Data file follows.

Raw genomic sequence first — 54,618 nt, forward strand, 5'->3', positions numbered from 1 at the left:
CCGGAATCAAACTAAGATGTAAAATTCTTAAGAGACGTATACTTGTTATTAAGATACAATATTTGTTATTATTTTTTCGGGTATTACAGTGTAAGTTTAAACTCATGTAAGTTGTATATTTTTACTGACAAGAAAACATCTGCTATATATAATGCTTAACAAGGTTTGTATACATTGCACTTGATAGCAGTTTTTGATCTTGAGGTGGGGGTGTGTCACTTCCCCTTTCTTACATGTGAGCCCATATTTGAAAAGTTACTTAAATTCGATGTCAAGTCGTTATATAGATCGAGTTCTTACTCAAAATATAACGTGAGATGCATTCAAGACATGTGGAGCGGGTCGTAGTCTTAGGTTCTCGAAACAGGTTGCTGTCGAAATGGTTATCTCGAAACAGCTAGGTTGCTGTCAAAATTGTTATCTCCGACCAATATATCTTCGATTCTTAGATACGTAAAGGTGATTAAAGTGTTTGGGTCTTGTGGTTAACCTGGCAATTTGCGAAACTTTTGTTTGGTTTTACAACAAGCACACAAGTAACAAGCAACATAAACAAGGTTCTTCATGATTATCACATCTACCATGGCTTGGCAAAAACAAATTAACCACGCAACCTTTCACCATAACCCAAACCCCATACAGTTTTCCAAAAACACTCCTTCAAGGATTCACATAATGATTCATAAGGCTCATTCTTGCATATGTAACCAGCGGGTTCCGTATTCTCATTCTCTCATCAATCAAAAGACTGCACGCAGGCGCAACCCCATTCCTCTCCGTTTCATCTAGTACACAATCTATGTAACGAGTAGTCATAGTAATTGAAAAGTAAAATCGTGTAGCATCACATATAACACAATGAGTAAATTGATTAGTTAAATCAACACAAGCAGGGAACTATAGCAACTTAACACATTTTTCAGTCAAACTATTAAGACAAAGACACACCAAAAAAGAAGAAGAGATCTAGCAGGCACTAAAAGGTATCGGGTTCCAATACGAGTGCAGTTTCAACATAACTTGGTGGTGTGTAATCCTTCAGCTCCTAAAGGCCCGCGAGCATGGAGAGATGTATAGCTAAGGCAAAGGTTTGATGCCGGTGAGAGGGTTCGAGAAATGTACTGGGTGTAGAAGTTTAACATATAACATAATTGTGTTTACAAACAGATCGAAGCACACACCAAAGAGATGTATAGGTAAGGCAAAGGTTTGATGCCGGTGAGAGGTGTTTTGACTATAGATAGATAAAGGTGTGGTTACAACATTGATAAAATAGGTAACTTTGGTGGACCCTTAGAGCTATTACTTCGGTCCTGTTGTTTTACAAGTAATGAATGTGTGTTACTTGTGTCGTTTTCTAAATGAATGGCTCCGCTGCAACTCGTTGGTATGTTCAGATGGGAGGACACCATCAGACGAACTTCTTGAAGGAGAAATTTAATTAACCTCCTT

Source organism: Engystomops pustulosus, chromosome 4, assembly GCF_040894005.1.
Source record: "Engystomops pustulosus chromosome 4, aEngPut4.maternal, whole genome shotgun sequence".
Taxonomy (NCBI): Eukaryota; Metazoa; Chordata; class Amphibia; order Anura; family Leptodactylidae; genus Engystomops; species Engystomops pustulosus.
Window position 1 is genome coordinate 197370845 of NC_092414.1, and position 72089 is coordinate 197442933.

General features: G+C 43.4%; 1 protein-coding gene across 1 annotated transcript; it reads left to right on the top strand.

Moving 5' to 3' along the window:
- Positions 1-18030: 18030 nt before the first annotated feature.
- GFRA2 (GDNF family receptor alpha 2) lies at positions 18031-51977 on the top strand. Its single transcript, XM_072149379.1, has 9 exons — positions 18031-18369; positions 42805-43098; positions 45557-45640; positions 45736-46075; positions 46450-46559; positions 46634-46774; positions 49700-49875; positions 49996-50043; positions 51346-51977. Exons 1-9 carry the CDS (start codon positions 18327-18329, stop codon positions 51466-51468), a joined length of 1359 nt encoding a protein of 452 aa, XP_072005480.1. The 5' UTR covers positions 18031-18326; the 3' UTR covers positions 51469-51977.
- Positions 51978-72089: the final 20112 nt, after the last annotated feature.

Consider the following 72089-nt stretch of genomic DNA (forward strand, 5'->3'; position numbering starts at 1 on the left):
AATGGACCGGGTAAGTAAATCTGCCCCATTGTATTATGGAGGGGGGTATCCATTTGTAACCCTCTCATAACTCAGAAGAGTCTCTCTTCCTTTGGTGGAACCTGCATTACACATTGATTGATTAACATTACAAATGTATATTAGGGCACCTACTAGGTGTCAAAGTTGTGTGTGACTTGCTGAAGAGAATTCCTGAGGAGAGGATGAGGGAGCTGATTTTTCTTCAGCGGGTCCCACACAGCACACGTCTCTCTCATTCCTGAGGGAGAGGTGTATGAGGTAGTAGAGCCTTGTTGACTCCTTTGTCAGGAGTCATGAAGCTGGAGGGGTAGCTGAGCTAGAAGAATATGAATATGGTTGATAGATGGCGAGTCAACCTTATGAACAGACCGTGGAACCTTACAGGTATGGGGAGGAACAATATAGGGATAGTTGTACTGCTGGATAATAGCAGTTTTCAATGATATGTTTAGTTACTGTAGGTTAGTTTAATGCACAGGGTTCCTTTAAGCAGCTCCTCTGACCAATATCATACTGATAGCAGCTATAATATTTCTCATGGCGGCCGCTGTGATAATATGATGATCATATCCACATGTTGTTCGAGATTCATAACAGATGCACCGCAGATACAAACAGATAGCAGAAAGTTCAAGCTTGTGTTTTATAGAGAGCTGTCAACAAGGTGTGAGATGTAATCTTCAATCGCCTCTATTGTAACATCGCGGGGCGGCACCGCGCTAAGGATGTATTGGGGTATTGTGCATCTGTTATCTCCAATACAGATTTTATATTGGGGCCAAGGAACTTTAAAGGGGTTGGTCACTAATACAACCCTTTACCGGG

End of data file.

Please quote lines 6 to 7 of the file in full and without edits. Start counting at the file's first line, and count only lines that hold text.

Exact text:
Window position 1 is genome coordinate 197370845 of NC_092414.1, and position 72089 is coordinate 197442933.

General features: G+C 43.4%; 1 protein-coding gene across 1 annotated transcript; it reads left to right on the top strand.